Right now some calls w/ oauth credentials are cached by the rails port and get a 304 response: confirm by logging in to
Specific call: http://www.openstreetmap.org/api/0.6/user/details
The latter will get a 304 error until you clear your browser cache and you no longer send any cache-related headers.
Do we want caching on the endpoints? It's not clear how to fix this issue - have multiple web-based OAuth clients without conflicts - just from the JS side.
They're not "cached by the rails port" but rather your browser has cached it and sends an If-None-Match asking if it is still the same and we say "yes it is" because the hash hasn't changed.
Why is this a problem? We've said it hasn't changed, and it hasn't, so the browsers cached copy is fine?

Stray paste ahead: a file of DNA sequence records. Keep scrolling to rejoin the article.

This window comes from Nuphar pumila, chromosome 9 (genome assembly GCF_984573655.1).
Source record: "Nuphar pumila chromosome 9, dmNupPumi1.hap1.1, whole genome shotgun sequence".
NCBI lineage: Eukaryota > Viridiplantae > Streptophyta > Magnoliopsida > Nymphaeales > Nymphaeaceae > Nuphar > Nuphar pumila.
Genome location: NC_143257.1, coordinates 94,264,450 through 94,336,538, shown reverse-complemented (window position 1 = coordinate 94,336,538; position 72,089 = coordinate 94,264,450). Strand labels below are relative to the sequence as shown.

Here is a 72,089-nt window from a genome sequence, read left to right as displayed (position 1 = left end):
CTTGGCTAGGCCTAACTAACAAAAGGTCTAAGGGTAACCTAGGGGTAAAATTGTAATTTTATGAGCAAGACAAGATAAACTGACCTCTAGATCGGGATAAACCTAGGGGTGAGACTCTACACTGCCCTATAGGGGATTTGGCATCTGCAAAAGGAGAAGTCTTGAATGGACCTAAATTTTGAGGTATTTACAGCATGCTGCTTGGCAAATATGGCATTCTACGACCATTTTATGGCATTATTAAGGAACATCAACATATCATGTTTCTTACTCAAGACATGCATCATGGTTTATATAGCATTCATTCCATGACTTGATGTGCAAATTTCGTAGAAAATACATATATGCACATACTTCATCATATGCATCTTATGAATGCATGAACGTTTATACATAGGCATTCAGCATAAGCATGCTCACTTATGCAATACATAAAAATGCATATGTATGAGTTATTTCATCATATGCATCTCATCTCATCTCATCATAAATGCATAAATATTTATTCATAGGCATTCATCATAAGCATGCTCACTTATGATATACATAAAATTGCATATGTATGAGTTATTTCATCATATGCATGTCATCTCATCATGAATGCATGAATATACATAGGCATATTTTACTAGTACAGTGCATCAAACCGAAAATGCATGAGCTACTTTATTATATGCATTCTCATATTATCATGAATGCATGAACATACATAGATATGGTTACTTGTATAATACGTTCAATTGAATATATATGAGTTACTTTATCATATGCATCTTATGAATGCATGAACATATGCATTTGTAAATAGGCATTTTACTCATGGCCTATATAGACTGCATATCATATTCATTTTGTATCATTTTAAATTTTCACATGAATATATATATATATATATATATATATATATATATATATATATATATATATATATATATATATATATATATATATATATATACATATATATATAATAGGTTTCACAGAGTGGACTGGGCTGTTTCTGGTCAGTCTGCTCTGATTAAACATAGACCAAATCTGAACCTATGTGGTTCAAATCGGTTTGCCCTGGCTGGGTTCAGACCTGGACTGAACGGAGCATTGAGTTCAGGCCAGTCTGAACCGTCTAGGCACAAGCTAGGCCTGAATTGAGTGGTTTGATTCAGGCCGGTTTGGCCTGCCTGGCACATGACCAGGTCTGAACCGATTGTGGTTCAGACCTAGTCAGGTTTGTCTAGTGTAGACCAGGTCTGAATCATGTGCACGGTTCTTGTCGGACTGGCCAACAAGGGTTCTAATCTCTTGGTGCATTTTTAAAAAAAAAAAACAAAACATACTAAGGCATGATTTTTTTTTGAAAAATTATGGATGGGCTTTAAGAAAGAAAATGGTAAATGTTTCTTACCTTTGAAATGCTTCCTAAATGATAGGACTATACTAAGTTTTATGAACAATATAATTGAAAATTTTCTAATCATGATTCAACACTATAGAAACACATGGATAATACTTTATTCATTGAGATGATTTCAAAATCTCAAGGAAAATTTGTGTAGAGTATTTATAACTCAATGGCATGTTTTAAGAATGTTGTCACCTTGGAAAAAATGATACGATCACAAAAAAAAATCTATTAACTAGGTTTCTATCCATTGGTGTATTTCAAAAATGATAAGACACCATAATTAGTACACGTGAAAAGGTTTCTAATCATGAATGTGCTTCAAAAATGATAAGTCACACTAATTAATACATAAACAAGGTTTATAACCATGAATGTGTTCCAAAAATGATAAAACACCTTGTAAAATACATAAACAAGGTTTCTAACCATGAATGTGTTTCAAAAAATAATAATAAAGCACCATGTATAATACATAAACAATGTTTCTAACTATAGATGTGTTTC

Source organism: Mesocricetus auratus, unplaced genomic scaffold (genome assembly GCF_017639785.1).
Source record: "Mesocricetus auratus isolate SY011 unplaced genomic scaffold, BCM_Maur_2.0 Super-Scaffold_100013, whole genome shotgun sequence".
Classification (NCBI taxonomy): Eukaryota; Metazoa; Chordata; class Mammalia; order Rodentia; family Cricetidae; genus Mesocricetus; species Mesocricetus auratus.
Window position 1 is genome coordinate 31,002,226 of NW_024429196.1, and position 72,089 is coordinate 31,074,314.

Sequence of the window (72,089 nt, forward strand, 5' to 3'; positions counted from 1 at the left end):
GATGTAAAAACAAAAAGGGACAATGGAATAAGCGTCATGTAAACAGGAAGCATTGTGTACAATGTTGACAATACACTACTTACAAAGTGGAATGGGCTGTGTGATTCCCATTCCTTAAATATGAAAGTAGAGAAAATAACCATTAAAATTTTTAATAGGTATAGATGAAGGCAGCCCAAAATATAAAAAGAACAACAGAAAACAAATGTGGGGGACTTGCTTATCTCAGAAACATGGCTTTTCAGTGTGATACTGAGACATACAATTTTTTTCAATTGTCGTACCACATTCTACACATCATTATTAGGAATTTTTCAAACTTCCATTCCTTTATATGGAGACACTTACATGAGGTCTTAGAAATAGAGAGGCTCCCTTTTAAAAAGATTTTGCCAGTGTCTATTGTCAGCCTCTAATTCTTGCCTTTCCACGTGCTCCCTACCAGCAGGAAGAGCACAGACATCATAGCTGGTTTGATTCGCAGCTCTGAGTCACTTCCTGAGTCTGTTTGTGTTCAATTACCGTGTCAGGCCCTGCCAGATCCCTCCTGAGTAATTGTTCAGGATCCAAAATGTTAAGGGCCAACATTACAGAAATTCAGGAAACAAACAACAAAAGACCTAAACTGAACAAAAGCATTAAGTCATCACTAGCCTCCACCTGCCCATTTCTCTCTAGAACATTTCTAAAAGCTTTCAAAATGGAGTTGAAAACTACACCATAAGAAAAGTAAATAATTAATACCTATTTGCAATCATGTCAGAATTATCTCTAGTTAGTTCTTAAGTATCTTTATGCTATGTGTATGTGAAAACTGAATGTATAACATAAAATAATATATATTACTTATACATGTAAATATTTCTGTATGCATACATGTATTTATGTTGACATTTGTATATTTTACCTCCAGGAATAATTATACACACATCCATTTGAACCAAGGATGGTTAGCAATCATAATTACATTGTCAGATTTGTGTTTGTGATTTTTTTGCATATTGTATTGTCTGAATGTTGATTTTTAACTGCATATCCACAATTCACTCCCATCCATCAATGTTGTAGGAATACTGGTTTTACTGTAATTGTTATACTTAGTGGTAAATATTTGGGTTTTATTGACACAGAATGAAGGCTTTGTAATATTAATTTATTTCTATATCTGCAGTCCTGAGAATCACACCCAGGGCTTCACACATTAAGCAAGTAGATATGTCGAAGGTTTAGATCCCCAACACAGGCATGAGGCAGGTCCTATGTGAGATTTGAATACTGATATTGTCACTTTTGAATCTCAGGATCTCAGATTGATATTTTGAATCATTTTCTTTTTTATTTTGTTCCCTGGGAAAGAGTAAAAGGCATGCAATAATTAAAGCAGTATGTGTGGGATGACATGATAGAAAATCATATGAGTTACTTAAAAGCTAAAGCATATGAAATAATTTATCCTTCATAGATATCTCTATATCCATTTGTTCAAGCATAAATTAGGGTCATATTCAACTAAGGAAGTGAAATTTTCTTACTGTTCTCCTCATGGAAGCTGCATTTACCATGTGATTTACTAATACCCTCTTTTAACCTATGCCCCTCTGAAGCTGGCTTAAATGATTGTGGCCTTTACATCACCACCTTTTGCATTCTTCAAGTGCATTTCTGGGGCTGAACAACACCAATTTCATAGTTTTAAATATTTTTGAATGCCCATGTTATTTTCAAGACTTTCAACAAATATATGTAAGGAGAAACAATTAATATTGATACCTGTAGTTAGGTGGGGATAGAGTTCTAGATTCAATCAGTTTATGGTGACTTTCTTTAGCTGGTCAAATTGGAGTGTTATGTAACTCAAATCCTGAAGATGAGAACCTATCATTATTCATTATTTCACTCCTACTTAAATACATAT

So the problem is that the browser makes a CORS enabled request to the API with Origin: a and the response has an ETag value and is marked as privately cacheable and dependent on the origin (Vary: Origin) and has Access-Control-Allow-Origin: a to match the request.
When the browser makes the second request it sees the Vary: Origin and tries to revalidate using the new Origin: b header and the server says 304 nothing changed here but the browser reuses the old cached Access-Control-Allow-Origin rather than the new one the server sent for the new origin.
304 nothing changed here
I've applied d53bbe5 to disable caching for CORS responses, which should fix the problem although it's rather ugly and I'm not at all clear that there shouldn't be a better solution...
The interesting thing is that the 304 response doesn't actually carry the CORS response headers so the browser couldn't use them even if wanted to. They are getting returned from the ruby part of passenger to the C part though, and I don't think the C part is eating them, so I think the apache core must be discarding them for some reason.
In any case I have been unable to find any discussion anywhere of how CORS and caching and conditional gets are supposed to interact so I really don't know what should be happening here.